AARC Tip of the Month - March 2017
Encouraging Literacy
Encouraging Literacy in Children on the Autism Spectrum
From Anne Freitag: SESA/AARC Librarian

Literacy is key to learning for every student. Good reading skills help students find information, entertain themselves, and to continue learning in school or independently. Literacy is a tool that will enhance every student's life.

Some students need to use adapted methods for reading (braille, audio books, and so on), and some students may need adapted methods of teaching. There are adaptations to reading instruction that work very well for students on the autism spectrum, and that also enhance the lesson for the other students in the classroom.

Kelly Whalon (and others, article cited below) describe methods for shared reading that involve all the students in the class. This technique, an adaptation of dialogic reading, encourages joint attention (where the students interact with each other and with objects), social sharing, and use of language and communication. The authors provide examples of prompting, questions, and other activities that may be used during group reading sessions to adapt the session to the needs of a student on the spectrum in ways that will also add to the experience for the other students in the class.

Paula Kluth and Kelly Chandler-Olcott also believe (article cited below) that the adaptations for a student on the spectrum make for a good experience for all students in the classroom. For example, if a child uses a communication device, the other students could also use images from that device to respond to questions. Or, during a group reading session, all children could hold up picture cards relating to the story.

Reading is so important for all our students. There are some wonderful and inclusive ideas detailed in the articles and books below.

Sources can be found at http://lam.alaska.gov/eresources:
  1. AKIN, L; MACKINNEY, D. Autism, Literacy, and Libraries. Children & Libraries: The Journal of the Association for Library Service to Children. 2, 2, 35-43, 2004. ISSN: 15429806.
  2. CHANDLER-OLCOTT, K; KLUTH, P. Why Everyone Benefits from Including Students with Autism in Literacy Classrooms. Reading Teacher. 62, 7, 548-557, Apr. 1, 2009. ISSN: 0034-0561.
  3. WHALON, K; DELANO, M; HANLINE, MF. A Rationale and Strategy for Adapting Dialogic Reading for Children with Autism Spectrum Disorder: RECALL. Preventing School Failure. 57, 2, 93-101, Jan. 1, 2013. ISSN: 1045-988X.
Upcoming AARC and Community Events:
Learn about Dani's life and achievements as a young woman with autism: presentation and Q & A at each site
live streaming:
Juneau, Nome,
and Wasilla
are available for parents to attend the live streaming sessions for this special education law training! Applications are due TOMORROW, 3/10!
Awareness event and fundraiser to supply libraries in Alaska with books about autism
Awareness event and fundraiser to supply libraries in Alaska with books about autism
All ages concert and fundraiser
Awareness event and fundraiser - order your t-shirt by April 2nd!
21+ concert and fundraiser
Books of the Month:
The books of the month are available in the Special Education Service Agency (SESA) Library. Search for books on the  SESA website, or contact our Librarian, Anne Freitag, at  afreitag@sesa.org  or  907-334-1301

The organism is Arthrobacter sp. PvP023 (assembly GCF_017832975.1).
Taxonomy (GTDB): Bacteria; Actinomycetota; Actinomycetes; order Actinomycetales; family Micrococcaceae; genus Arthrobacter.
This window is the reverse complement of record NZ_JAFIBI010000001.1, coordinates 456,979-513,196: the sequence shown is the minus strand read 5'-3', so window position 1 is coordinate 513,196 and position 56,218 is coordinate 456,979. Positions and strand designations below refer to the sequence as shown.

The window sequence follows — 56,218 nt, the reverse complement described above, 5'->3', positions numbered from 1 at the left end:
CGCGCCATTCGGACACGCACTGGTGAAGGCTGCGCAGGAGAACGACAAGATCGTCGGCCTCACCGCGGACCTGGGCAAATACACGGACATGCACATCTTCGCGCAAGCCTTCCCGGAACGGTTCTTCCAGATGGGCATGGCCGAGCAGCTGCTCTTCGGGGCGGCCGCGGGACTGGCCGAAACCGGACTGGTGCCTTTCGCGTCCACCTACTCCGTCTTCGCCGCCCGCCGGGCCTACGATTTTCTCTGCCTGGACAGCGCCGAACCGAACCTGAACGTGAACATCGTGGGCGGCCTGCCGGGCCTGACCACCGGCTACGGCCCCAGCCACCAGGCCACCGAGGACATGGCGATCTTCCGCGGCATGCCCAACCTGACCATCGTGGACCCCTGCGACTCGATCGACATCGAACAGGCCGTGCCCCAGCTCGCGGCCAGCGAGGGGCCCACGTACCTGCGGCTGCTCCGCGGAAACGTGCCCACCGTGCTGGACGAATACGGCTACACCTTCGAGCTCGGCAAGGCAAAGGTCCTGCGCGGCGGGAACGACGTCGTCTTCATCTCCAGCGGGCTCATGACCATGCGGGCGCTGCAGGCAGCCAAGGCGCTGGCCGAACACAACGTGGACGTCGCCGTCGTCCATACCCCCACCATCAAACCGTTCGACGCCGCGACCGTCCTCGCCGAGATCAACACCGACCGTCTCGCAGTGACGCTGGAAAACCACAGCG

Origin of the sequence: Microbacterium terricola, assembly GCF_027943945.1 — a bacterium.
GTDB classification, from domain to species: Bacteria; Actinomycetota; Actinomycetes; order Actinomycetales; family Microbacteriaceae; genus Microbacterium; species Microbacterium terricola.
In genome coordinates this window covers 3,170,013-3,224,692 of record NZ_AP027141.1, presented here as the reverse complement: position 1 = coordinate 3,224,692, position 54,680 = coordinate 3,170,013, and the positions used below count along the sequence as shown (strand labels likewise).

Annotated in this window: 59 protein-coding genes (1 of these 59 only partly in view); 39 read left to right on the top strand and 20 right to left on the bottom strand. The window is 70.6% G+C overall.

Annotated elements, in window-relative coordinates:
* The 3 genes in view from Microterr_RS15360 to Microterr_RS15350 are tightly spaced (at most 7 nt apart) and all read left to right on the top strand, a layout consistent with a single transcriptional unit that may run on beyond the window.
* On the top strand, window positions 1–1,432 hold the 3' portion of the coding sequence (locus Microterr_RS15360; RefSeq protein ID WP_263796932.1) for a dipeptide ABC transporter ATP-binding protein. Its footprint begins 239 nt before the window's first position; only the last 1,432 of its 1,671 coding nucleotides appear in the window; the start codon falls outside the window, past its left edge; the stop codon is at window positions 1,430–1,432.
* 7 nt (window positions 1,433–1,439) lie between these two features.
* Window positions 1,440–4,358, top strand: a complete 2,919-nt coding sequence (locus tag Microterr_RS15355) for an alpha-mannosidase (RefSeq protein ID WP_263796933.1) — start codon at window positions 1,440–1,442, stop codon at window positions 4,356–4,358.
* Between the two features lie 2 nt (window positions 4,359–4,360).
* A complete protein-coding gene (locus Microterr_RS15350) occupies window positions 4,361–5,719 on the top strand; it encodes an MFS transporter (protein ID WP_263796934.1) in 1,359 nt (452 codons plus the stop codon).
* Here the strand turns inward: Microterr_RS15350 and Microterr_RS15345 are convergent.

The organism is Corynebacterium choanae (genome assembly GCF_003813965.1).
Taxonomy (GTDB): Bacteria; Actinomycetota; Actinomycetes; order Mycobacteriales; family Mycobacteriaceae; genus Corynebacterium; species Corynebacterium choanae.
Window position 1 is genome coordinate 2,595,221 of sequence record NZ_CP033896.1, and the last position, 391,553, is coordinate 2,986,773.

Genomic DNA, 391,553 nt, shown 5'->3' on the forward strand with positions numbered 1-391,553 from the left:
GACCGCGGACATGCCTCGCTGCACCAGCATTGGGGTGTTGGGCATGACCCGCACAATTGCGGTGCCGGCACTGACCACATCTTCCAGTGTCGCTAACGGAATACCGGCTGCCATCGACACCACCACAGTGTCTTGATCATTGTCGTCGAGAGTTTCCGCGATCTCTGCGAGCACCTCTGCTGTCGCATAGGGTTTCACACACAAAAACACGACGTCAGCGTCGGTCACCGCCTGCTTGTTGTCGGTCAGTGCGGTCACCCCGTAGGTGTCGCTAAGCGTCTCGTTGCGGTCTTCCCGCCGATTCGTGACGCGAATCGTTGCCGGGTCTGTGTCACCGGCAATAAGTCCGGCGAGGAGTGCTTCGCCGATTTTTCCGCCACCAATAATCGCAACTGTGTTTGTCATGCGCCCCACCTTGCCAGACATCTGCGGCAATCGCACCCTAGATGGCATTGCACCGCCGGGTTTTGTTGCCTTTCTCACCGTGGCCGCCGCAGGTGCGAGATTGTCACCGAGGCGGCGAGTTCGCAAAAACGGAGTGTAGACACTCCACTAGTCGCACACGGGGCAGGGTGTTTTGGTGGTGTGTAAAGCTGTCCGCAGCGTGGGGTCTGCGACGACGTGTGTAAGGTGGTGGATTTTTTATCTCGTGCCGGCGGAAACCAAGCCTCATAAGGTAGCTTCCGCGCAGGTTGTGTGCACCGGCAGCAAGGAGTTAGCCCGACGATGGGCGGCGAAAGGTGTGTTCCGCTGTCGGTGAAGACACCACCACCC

Electronic books may be accessed from anywhere in the state. If you've used our ebooks before,  go to the login page here.  If you haven't, please contact Anne so she can set up a username and password for you.  
Click here for more information about ebooks.

You can also look for additional articles in a variety of databases by using SLED, which is available for free for all Alaskans:  http://lam.alaska.gov/sled
A Land We Can Share: Teaching literacy to students with autism
By: Paula Kluth and Kelly Chandler-Olcott
P.H. Brookes Pub., c2008.
ISBN:   9781557668554

Description: "... moves beyond "sight words" and other functional literacy skills and provides the know-how for bringing quality, meaningful literacy instruction to students with autism. ... focuses specifically on ways in which educators can improve literacy outcomes for students with autism spectrum disorders in Grades K-12 classrooms..." - publisher's website.
How Do I Teach This Kid to Read? Teaching literacy skills to young children with autism, from phonics to fluency
By:  Kimberly A. Henry
Future Horizons, c2010.
ISBN:  9781935274148
Description: "...This book presents simple instructional strategies that can be used to help develop early literacy skills in young children with autism. ... provides dozens of fine-tuned, easily adaptable activities that teachers and parents can implement separately or in infinite combinations. Included are units on phonemic awareness, vocabulary, comprehension, and fluency. Kim also lists numerous other resources you can use to supplement the lessons..." - publisher.
Quality literacy instruction for students with autism spectrum disorders
Edited By:  Christina Carnahan and Pamela Williamson
Foreward by: Kathleen Quill
AAPC Textbooks, 2010.
ISBN:  9781934575666

Description: "Having effective literacy skills enhances the quality of life of all individuals, including those with autism spectrum disorders. Bringing together experts from both the autism and reading fields, this textbook supports professionals and families alike in building lifelong literacy instruction geared to the needs of students on the autism spectrum. Using case examples, the textbook brings theory and research to practice, thus meeting the mandate for evidence-based practice." - publisher's website.
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